JOHOR BARU, March 7 — DAP leader Lim Guan Eng should focus on defending himself in his ongoing corruption trial instead of making an issue out of Datuk Seri Najib Razak’s campaign in support of MCA’s electoral candidates in Johor, Umno’s Datuk Nur Jazlan Mohamed said today.
The Johor Umno deputy chief accused Lim of deflecting public attention from himself by spotlighting Najib’s corruption charges involving 1Malaysia Development Berhad (1MDB).
“The truth is, Lim was simply attempting to divert attention from his own problems by confusing people with Najib and the 1MDB issue.
“Pay attention to your own problems first. Najib being greeted warmly in Johor despite his appeal on conviction should be the least of your worries,” Nur Jazlan told Malay Mail when contacted for comment on Lim’s criticism about the Barisan Nasional (BN) coalition’s campaign in the state election.
Lim has been charged with corruption over his RM2.8 million bungalow purchase and the RM6.3 billion Penang undersea tunnel project that was green-lit during his tenure as the island state’s chief minister.
Najib has been convicted in another separate corruption case involving SRC International Sdn Bhd, a former 1MDB unit but is out on bail pending the disposal of his appeal to the Federal Court.
Nur Jazlan said Lim, who was finance minister when the Pakatan Harapan (PH) coalition held Putrajaya, should get his facts right as Najib’s conviction was related to seven counts of abuse of power, money laundering and criminal breach of trust in relation to the SRC International.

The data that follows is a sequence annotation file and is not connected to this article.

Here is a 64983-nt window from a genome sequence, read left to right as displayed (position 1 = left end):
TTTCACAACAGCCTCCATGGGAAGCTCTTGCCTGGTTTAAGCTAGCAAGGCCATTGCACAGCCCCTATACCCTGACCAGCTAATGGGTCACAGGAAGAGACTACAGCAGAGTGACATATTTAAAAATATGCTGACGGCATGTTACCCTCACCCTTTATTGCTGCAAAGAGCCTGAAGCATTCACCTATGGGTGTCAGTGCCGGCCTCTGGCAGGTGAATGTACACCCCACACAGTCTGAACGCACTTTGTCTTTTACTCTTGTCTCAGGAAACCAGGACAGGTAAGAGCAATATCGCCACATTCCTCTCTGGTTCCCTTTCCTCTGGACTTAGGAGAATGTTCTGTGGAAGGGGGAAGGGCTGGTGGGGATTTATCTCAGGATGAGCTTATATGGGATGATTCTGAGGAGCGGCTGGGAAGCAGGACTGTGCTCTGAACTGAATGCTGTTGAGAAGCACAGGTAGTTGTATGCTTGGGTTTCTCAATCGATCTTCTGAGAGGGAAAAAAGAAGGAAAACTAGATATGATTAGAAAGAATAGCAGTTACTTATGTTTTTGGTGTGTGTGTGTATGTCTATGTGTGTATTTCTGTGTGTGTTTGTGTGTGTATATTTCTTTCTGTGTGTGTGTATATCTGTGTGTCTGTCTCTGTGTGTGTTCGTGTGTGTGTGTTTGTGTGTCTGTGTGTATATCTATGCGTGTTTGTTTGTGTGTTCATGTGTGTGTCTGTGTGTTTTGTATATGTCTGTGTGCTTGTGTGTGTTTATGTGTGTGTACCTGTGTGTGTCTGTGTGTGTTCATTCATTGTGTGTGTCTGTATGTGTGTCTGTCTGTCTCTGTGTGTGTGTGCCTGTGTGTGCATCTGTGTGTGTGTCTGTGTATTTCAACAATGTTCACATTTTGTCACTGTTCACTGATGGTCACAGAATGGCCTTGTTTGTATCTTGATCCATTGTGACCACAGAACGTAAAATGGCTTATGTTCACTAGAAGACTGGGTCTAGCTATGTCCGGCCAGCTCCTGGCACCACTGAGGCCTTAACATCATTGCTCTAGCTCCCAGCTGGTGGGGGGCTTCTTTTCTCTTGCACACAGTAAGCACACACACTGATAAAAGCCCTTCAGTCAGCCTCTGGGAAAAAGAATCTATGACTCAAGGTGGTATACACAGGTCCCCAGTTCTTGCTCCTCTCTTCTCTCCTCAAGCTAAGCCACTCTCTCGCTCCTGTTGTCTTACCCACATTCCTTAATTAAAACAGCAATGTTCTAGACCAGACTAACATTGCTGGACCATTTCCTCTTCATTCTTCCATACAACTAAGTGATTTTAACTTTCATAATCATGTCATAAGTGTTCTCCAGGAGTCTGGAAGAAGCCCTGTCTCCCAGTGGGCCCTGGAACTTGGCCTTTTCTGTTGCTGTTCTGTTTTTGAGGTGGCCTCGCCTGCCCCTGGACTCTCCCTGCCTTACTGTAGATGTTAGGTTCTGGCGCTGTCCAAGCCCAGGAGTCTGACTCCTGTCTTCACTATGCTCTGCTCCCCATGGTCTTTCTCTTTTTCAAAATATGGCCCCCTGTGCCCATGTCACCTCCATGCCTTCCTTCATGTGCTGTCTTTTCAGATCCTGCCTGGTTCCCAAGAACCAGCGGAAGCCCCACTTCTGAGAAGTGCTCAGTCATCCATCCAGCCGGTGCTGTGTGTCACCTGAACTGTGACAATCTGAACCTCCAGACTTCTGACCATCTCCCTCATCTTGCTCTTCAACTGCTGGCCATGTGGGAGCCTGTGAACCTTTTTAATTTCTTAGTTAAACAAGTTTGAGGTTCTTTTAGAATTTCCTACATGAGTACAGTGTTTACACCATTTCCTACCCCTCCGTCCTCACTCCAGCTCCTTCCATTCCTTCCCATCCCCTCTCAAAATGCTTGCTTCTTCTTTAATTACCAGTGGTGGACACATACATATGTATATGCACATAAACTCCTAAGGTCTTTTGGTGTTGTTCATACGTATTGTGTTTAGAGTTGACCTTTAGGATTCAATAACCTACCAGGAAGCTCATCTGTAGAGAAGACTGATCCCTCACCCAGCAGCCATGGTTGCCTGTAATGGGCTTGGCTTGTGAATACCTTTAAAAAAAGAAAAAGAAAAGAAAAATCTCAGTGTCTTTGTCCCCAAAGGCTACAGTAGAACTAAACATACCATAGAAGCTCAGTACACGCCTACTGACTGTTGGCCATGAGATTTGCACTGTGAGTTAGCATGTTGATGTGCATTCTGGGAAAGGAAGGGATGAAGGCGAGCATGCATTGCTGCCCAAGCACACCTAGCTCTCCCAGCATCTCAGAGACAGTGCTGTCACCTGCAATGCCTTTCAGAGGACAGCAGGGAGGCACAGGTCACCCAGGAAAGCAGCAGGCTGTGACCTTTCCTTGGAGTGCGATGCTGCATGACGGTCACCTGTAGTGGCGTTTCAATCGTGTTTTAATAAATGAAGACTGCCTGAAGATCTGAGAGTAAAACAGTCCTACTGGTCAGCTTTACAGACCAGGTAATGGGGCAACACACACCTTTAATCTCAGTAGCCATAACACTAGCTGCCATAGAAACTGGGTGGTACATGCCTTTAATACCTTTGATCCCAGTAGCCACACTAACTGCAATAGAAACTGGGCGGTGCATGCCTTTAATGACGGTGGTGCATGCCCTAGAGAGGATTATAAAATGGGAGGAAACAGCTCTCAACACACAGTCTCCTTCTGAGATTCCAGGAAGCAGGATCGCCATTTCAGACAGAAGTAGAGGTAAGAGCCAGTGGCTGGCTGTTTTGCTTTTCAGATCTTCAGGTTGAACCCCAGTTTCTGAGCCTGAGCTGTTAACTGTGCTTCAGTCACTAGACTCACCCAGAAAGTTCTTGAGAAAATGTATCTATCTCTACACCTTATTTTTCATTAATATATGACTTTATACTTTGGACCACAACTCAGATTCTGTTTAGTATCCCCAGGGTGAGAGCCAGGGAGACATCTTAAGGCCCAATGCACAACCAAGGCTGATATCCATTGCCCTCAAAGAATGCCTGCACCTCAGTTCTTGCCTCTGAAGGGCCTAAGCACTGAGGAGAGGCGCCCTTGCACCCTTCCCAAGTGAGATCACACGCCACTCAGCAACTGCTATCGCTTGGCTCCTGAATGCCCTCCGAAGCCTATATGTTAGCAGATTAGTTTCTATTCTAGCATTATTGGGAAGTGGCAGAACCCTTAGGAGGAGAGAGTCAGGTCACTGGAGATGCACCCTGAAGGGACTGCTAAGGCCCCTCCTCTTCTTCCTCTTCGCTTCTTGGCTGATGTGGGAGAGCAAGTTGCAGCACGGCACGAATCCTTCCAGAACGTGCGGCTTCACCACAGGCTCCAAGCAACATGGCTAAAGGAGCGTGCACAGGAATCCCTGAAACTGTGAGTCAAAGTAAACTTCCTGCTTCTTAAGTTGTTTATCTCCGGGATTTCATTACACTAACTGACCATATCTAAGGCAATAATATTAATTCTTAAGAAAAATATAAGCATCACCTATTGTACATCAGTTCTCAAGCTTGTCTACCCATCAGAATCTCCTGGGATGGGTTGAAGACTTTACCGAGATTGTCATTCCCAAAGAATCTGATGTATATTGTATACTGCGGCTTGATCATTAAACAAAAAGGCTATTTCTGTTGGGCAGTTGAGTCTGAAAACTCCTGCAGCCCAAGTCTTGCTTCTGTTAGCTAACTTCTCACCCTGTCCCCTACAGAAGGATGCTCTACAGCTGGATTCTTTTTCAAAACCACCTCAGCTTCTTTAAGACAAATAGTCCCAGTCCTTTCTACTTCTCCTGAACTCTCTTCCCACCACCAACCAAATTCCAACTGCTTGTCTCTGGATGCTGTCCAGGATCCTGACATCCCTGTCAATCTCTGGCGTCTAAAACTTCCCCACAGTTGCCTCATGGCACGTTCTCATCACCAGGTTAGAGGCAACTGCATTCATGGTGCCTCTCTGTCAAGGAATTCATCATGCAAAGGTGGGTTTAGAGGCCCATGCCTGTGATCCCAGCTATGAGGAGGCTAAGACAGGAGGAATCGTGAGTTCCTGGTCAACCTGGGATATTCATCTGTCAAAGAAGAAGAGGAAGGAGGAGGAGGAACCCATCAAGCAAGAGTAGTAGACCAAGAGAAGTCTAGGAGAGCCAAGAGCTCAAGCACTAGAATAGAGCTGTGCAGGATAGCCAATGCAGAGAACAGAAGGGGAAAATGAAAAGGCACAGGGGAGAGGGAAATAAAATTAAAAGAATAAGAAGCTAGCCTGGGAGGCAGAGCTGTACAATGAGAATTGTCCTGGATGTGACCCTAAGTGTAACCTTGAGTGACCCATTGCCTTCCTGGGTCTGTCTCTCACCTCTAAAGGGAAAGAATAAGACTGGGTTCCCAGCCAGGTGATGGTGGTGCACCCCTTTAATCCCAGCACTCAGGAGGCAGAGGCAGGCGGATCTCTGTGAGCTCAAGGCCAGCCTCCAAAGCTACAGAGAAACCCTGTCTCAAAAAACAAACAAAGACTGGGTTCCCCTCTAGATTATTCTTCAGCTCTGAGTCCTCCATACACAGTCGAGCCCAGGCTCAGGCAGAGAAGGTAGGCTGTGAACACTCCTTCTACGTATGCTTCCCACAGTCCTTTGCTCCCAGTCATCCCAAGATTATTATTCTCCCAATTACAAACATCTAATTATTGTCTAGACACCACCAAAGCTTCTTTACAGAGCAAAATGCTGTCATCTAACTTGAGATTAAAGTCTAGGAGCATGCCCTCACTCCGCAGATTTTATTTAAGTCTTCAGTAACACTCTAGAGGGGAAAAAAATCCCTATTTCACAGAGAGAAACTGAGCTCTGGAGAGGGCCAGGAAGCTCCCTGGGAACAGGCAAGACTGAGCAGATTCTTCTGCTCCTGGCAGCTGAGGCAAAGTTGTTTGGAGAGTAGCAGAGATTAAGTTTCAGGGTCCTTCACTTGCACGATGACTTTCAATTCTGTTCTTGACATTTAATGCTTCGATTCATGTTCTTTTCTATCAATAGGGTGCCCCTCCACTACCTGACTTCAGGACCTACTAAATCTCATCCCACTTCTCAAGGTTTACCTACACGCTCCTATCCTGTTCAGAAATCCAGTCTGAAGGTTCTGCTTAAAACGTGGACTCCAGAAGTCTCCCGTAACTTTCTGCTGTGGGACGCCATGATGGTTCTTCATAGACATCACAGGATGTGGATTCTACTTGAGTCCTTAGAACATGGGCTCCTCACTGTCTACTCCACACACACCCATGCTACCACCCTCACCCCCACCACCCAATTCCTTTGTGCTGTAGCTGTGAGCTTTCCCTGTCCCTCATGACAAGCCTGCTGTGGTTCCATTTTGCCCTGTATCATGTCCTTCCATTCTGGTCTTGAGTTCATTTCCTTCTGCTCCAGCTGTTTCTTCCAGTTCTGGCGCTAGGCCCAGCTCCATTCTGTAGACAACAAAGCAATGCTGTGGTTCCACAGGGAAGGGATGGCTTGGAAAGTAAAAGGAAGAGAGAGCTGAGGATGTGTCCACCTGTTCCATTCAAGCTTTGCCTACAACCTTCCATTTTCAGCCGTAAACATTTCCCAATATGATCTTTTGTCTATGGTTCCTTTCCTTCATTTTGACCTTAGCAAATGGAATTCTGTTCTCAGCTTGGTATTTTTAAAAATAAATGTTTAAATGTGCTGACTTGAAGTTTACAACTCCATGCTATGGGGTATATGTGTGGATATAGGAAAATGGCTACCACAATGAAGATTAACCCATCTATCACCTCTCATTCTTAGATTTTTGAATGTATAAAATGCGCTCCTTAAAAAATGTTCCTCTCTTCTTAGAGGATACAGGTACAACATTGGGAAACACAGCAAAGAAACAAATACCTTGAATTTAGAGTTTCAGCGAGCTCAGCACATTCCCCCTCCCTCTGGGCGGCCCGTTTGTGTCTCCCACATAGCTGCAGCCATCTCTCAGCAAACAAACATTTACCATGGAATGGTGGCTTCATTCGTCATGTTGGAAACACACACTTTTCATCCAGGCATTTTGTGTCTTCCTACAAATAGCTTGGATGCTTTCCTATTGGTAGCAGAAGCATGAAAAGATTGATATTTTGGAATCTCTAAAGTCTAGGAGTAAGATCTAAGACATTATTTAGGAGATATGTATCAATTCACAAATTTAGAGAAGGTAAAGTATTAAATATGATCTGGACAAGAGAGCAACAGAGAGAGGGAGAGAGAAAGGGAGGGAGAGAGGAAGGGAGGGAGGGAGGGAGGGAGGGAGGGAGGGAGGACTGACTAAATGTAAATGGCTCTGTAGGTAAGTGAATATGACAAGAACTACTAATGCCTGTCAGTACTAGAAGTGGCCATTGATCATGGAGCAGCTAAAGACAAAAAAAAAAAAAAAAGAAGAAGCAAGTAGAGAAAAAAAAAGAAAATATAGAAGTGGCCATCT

“At the same time, I have also not forgotten my previous role as the Public Accounts Committee chairman where I personally oversaw part of the 1MDB probe in 2015.
“I did my job as expected within the scope and powers of Parliament, but the prosecution and judiciary are beyond the PAC.
“The 1MDB issue was also turned into a trial by media circus by PH and DAP until it became difficult to probe in an objective way,” Nur Jazlan added.
The former Pulai MP pointed out that the political gain was enjoyed by DAP with PH defeating BN in the 14th general election in 2018.
“However, after being in power for 22 months, the PH government failed to deliver on much of their promises and squandered the efforts of the previous BN government to develop the country,” he said.
Nur Jazlan also questioned former Attorney-General Tommy Thomas’ integrity as he acted for the then PH government over the 1MDB-related criminal charges leveled unfairly against Najib.
He said recent revelations into the 1MDB scandal showed that there were other parties responsible for the scandal after it was revealed that Bank Negara Malaysia (BNM) had approved an “overnight” foreign exchange transfer of US$1 billion from the fund to PetroSaudi International (PSI).
“The latest revelations by former Goldman Sachs executive Tim Leissner as a key witness at a federal court in New York shows that Najib did not have any knowledge of any wrongdoing in 1MDB and it was mastermind by other parties,” he said in relation to Leissner’s testimony last month about bribes involving the former BNM governor Tan Sri Zeti Akhtar Aziz’s husband in relation to a joint project between PetroSaudi and 1MDB.
Nur Jazlan said that Lim’s previous acquittals in 2018 were due to the withdrawal of charges when Thomas was the public prosecutor, noting that the DAP has nominated the private lawyer for the post.
“Lim seems to have conveniently forgot his past. He seriously needs to look into his own flaws before criticising others,” Nur Jazlan said.
BN’s political foes have made much noise about Najib’s recent forays on the Johor election circuit amid his ongoing 1MDB-linked court cases.
Speculation has also been rampant that if BN wins Johor on March 12, Najib who appears to still hold considerable clout may persuade Prime Minister Ismail Sabri Yaakob to call for a snap general election this year.
Early voting for the upcoming Johor state election is on Tuesday, while polling day is on Saturday.
Johor has 56 state constituencies, with more than 2.59 million voters who are eligible to cast their ballots this time. The Election Commission is targeting a 70 per cent voter turnout.